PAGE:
“I’m not against smartness and brains; it’s just that it falls so radically short of what it means to be human and making the right mature choices in life.”
—Dr. Cornel West
This is one of the quotes from Dr. West that run through the album version of Choices and are triggered in live performance by a foot pedal in trumpeter Terence Blanchard’s stage setup. The outstanding young musicians who join Blanchard on this project help him demonstrate that choices are the fulcrum of our existence. It’s a teaching moment for Blanchard, a joyous affirmation of what is possible after the transcendent expression of grief in his last album, A Tale of God’s Will (A Requiem for Katrina).
On the last day of July, Blanchard returned to the spot where the album was recorded, the Patrick F. Taylor library at the Ogden Museum complex, to play the music from Choices before a live audience. The event had a dramatic arc that encompassed the meaning of this music in a larger context. The packed house followed every contour of the music’s journey and appeared energized by it. The magnificent, cathedral-like structure built by the 19th Century architect Henry Hobson Richardson was a player in this numinous spiritual event, achieving the designer’s dream of constructing a house of worship for the mind and heart. And while the music was subtly different from the recording itself, the program gathered a cumulative power in person that the record can’t completely match, in large part because this unit is made for improvisation, with the intuitive communication and elevated spirit of the great Miles Davis quintet of the mid-to-late 1960s. Blanchard’s plangent trumpet playing and Walter Smith III’s tenor saxophone blend in a gorgeous signature theme, and Smith produced a prodigious solo on his own composition written for the Monk Institute, “Him or Me,” one of the highlights of the album and the evening.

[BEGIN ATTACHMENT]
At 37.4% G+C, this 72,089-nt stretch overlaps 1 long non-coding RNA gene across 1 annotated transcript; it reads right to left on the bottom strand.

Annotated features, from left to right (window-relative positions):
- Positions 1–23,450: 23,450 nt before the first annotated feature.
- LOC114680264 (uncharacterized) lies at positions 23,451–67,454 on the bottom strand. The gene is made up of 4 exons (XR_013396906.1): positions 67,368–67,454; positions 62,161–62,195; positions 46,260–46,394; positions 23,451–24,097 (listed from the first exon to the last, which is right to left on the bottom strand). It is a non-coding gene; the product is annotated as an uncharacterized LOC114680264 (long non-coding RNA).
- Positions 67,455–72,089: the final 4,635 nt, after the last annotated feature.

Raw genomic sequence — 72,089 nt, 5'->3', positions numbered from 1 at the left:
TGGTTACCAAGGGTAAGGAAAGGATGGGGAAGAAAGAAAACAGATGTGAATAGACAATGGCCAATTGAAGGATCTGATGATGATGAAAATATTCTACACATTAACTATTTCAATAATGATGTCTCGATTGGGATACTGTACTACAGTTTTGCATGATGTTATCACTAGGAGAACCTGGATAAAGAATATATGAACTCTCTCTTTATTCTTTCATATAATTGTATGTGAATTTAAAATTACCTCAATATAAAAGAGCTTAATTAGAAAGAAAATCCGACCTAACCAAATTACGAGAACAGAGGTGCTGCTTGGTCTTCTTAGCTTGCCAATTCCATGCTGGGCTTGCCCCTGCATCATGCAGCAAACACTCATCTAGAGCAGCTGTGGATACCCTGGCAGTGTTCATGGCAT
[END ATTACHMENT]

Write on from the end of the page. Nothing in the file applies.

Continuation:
All of the musicians contributed impressive set pieces, just as on the record. Pianist Fabian Almazan was particularly dazzling, playing beautiful ensemble work and electrifying the crowd with several magnificent solos that worked so perfectly inside the room’s warm, generous acoustic space that they sparkled like gems against a perfect foil. Drummer Kendrick Scott, who Blanchard said was the best drummer he ever worked with, played with the power of a marching band and the nuance of a symphony, offering dramatic shading throughout.
Blanchard’s trumpet playing is aural poetry, and the beauty of his solo constructions mirrored the gravitydefying exhilaration of the library’s massive vaulted wooden dome. On the title track, a gorgeous ballad, Blanchard’s long, emotive trumpet solo, building to searing high note punctuations, had the dramatic impact of a Shakespeare soliloquy. Vocalist Bilal provided two set pieces that brought their own dramatic flow to the presentation, with the singer adding to the evening’s improvisational experience with hand gestures and body language. C
hoices is filled with irony, not the least of which is Dr. West’s rumination on music’s superiority to the spoken word. “Beethoven said that music is deeper than philosophy,” he notes at one point. Music is the first language, and it speaks to an aspect of humanity that lies deep within our being, part of our animal nature, our instinct. It can lead us to meditation and prayer, or to war, with equal fervor. In the case of New Orleans, it can lead us to nothing less than recovery, and this night at the Ogden, Blanchard showed us how noble our choices can be if we choose to rebuild our culture on the sturdy foundation of music and art.